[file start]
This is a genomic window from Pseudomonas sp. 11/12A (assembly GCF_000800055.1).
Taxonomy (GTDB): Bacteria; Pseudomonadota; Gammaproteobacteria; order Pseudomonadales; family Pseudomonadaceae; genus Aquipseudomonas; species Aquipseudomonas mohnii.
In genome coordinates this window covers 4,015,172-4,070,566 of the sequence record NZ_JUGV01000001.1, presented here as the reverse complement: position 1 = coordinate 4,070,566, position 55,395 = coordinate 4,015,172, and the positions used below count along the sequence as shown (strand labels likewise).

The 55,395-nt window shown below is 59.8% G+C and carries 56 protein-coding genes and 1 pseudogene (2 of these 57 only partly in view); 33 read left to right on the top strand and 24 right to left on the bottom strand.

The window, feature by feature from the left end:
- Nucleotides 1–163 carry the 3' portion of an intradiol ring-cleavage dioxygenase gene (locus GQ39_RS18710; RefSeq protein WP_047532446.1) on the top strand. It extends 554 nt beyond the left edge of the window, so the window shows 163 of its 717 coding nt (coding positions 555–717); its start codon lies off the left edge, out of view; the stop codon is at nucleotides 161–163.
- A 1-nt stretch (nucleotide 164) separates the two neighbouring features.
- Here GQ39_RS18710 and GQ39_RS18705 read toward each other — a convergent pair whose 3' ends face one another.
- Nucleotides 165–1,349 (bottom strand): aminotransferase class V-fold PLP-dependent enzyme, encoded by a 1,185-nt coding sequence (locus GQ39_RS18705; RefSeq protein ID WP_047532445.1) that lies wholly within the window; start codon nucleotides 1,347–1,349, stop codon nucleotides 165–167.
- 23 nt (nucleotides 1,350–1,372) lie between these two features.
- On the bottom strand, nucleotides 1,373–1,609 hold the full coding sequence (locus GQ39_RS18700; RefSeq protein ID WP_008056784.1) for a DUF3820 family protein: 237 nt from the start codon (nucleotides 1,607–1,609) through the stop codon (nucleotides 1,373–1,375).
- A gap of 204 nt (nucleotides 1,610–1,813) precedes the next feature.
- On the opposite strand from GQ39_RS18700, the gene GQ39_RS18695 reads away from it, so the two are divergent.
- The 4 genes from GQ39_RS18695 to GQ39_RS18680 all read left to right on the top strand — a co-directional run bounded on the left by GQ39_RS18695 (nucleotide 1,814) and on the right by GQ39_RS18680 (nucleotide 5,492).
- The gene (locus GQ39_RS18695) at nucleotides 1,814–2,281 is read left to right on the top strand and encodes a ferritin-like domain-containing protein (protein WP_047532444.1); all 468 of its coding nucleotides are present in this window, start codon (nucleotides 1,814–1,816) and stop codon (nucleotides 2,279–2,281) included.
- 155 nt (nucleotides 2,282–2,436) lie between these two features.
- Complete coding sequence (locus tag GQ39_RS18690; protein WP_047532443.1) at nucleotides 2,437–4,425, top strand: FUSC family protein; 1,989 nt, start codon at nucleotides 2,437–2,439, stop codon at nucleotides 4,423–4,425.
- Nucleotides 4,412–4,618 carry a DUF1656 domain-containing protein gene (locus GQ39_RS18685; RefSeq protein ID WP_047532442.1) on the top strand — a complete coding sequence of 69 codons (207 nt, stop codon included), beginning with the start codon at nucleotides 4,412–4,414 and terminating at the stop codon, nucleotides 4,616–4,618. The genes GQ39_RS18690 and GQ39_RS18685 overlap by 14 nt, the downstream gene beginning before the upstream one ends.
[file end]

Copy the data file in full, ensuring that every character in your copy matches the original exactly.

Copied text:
This is a genomic window from Pseudomonas sp. 11/12A (assembly GCF_000800055.1).
Taxonomy (GTDB): Bacteria; Pseudomonadota; Gammaproteobacteria; order Pseudomonadales; family Pseudomonadaceae; genus Aquipseudomonas; species Aquipseudomonas mohnii.
In genome coordinates this window covers 4,015,172-4,070,566 of the sequence record NZ_JUGV01000001.1, presented here as the reverse complement: position 1 = coordinate 4,070,566, position 55,395 = coordinate 4,015,172, and the positions used below count along the sequence as shown (strand labels likewise).

The 55,395-nt window shown below is 59.8% G+C and carries 56 protein-coding genes and 1 pseudogene (2 of these 57 only partly in view); 33 read left to right on the top strand and 24 right to left on the bottom strand.

The window, feature by feature from the left end:
- Nucleotides 1–163 carry the 3' portion of an intradiol ring-cleavage dioxygenase gene (locus GQ39_RS18710; RefSeq protein WP_047532446.1) on the top strand. It extends 554 nt beyond the left edge of the window, so the window shows 163 of its 717 coding nt (coding positions 555–717); its start codon lies off the left edge, out of view; the stop codon is at nucleotides 161–163.
- A 1-nt stretch (nucleotide 164) separates the two neighbouring features.
- Here GQ39_RS18710 and GQ39_RS18705 read toward each other — a convergent pair whose 3' ends face one another.
- Nucleotides 165–1,349 (bottom strand): aminotransferase class V-fold PLP-dependent enzyme, encoded by a 1,185-nt coding sequence (locus GQ39_RS18705; RefSeq protein ID WP_047532445.1) that lies wholly within the window; start codon nucleotides 1,347–1,349, stop codon nucleotides 165–167.
- 23 nt (nucleotides 1,350–1,372) lie between these two features.
- On the bottom strand, nucleotides 1,373–1,609 hold the full coding sequence (locus GQ39_RS18700; RefSeq protein ID WP_008056784.1) for a DUF3820 family protein: 237 nt from the start codon (nucleotides 1,607–1,609) through the stop codon (nucleotides 1,373–1,375).
- A gap of 204 nt (nucleotides 1,610–1,813) precedes the next feature.
- On the opposite strand from GQ39_RS18700, the gene GQ39_RS18695 reads away from it, so the two are divergent.
- The 4 genes from GQ39_RS18695 to GQ39_RS18680 all read left to right on the top strand — a co-directional run bounded on the left by GQ39_RS18695 (nucleotide 1,814) and on the right by GQ39_RS18680 (nucleotide 5,492).
- The gene (locus GQ39_RS18695) at nucleotides 1,814–2,281 is read left to right on the top strand and encodes a ferritin-like domain-containing protein (protein WP_047532444.1); all 468 of its coding nucleotides are present in this window, start codon (nucleotides 1,814–1,816) and stop codon (nucleotides 2,279–2,281) included.
- 155 nt (nucleotides 2,282–2,436) lie between these two features.
- Complete coding sequence (locus tag GQ39_RS18690; protein WP_047532443.1) at nucleotides 2,437–4,425, top strand: FUSC family protein; 1,989 nt, start codon at nucleotides 2,437–2,439, stop codon at nucleotides 4,423–4,425.
- Nucleotides 4,412–4,618 carry a DUF1656 domain-containing protein gene (locus GQ39_RS18685; RefSeq protein ID WP_047532442.1) on the top strand — a complete coding sequence of 69 codons (207 nt, stop codon included), beginning with the start codon at nucleotides 4,412–4,414 and terminating at the stop codon, nucleotides 4,616–4,618. The genes GQ39_RS18690 and GQ39_RS18685 overlap by 14 nt, the downstream gene beginning before the upstream one ends.